This forces people to either accept irrelevance and lower status or participate in the ever-increasing intensity of the game of soliciting the notice of others, in which one never achieves permanent happiness because they either must get popular again or, having attained popularity, have no more goals to which to aspire. The only way out of this constant race is to declare victimhood, and that is their only option if they do not want to face the fact that their values conflict with those of the society around them, which unless their values are arbitrary, suggests strongly that society itself is in decline, which means that all of their efforts are ultimately doomed and will be forgotten after the crash.
Humans, tending toward individualism because the pingback from our brains is stronger than the signal we get from perceiving the world around us, generally downplay the importance of civilization. To us, it is a stage on which we dance, to the applause of hopefully millions. But in reality, it is the vessel through which our deeds live on, even if our names are forgotten, and so we are dependent on it as we are on sun, gravity, rain, and the rotation of the Earth.
A human in a failing civilization is someone tossing his best years and greatest hopes into a dumpster fire, and that is before we consider what will happen to his descendants. Denying this enables us to be functional in a dying civilization, and so most do it, either by rationalizing decline (Left) or focusing on individualism (Right) of the “work hard, pray hard” variety. Both of these approaches lead to victimhood, the first because the absence of total decline makes Leftists feel that they are at a disadvantage, and the second because it means that they must exist in denial about the futility of their work and prayers.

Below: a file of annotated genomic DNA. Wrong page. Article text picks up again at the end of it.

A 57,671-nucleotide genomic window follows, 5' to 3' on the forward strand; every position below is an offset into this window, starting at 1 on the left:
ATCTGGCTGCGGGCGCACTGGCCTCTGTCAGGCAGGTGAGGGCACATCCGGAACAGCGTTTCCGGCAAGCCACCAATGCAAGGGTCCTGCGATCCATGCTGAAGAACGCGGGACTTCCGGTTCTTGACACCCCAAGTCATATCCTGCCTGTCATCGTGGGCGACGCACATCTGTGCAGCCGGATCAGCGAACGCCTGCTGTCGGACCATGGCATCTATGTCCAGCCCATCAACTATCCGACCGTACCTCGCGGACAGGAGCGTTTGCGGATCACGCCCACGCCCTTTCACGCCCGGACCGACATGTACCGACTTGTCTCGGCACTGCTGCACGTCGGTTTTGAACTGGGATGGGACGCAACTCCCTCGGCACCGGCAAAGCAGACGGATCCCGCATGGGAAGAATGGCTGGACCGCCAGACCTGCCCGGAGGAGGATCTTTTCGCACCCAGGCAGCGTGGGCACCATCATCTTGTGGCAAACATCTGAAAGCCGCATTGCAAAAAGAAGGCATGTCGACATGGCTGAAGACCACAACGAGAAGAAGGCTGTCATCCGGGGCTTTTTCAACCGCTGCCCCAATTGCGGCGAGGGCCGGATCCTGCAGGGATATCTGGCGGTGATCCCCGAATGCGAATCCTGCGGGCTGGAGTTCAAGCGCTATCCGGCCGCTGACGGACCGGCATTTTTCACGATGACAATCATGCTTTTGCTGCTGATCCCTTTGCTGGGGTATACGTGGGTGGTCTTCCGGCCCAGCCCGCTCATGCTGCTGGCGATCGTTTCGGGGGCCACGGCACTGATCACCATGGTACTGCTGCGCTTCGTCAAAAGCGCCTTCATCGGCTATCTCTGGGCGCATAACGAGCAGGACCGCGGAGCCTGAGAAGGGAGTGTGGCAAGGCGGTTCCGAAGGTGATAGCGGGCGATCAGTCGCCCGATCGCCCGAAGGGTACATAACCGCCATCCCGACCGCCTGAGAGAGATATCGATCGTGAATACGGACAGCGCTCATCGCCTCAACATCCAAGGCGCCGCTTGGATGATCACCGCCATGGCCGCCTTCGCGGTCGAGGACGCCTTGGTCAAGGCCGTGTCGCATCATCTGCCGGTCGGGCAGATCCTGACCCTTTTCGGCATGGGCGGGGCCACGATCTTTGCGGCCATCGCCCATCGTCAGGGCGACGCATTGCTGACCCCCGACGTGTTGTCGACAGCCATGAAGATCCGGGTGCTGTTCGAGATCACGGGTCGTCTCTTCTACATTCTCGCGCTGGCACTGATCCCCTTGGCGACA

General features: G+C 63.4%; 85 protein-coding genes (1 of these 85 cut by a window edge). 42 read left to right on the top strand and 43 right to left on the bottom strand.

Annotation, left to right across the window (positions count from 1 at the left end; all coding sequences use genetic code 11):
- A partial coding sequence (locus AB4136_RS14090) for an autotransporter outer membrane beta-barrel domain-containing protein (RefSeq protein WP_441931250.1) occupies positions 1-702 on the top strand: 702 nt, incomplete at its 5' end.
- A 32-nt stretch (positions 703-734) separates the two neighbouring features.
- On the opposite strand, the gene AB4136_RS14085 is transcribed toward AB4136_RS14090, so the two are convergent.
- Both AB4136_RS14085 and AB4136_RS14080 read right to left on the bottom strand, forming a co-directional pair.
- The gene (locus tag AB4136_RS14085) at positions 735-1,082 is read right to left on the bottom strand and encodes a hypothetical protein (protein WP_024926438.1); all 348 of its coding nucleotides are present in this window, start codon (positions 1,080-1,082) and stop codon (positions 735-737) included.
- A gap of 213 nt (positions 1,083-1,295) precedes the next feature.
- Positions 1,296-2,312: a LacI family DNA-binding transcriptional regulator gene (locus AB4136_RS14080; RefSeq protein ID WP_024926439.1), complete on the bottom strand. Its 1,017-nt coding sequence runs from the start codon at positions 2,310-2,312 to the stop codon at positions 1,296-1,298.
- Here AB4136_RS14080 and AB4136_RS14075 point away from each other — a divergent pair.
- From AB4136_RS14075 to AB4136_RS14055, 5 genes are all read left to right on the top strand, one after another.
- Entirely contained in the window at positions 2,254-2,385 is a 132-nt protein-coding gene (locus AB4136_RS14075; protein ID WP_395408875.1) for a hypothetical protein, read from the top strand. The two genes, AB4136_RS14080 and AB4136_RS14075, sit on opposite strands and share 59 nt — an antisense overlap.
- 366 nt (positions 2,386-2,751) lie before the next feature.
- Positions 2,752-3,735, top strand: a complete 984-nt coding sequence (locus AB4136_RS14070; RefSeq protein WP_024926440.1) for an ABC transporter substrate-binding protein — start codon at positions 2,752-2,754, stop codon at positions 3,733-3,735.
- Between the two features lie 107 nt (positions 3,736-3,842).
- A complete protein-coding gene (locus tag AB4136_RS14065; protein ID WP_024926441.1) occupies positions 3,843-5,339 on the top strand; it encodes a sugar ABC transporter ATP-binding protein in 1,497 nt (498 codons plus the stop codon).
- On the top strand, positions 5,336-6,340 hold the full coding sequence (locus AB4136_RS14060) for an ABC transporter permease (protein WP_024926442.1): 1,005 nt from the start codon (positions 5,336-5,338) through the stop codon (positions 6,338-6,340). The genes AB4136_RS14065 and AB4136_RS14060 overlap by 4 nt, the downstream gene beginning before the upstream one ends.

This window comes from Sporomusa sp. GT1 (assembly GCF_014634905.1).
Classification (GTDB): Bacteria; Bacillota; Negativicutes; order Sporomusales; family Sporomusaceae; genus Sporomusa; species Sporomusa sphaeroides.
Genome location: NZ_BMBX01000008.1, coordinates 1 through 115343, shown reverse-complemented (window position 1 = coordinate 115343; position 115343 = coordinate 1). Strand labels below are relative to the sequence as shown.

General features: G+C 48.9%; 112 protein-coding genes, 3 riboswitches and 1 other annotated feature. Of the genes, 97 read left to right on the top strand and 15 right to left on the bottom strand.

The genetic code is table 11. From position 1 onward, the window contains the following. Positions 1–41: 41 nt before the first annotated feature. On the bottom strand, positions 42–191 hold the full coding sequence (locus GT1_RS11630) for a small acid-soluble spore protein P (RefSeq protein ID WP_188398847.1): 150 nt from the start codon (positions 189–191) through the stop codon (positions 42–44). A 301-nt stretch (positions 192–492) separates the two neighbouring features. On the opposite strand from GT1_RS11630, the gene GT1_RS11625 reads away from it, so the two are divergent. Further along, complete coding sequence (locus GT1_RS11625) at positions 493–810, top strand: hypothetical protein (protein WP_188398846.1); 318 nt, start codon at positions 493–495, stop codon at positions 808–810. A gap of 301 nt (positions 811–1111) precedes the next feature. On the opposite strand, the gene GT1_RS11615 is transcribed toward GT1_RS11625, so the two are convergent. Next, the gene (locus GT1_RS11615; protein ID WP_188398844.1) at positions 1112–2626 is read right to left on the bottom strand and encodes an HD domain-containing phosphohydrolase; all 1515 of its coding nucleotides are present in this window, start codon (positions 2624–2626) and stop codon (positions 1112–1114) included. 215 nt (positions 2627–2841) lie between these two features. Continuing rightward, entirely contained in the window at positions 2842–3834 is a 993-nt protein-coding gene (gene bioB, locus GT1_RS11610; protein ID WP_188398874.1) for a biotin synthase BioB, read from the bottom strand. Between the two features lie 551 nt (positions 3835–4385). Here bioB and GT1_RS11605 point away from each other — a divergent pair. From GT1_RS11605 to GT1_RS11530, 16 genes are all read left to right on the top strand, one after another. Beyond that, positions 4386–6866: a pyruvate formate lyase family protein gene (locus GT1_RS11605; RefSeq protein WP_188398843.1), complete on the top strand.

Modernity is like group projects in grade school: you know the other members of the group will screw it up, and that when the project is done it will go into the trash anyway, so unless you are motivated by the individualism of wanting to feel smarter and better than other people because you got an “A,” in which case you will do the whole thing yourself, there is really no point toward giving much care. Earn your money, retreat to your exclusive suburb, live in comfort, and deny meaning, because that is the price of doing this. That in turn brings on a greater sense of victimhood, namely the notion that tends to arrive in the late 60s that you have wasted your life on trivialities and that other people forced you to do this, which is partially true. You did what was expected of you.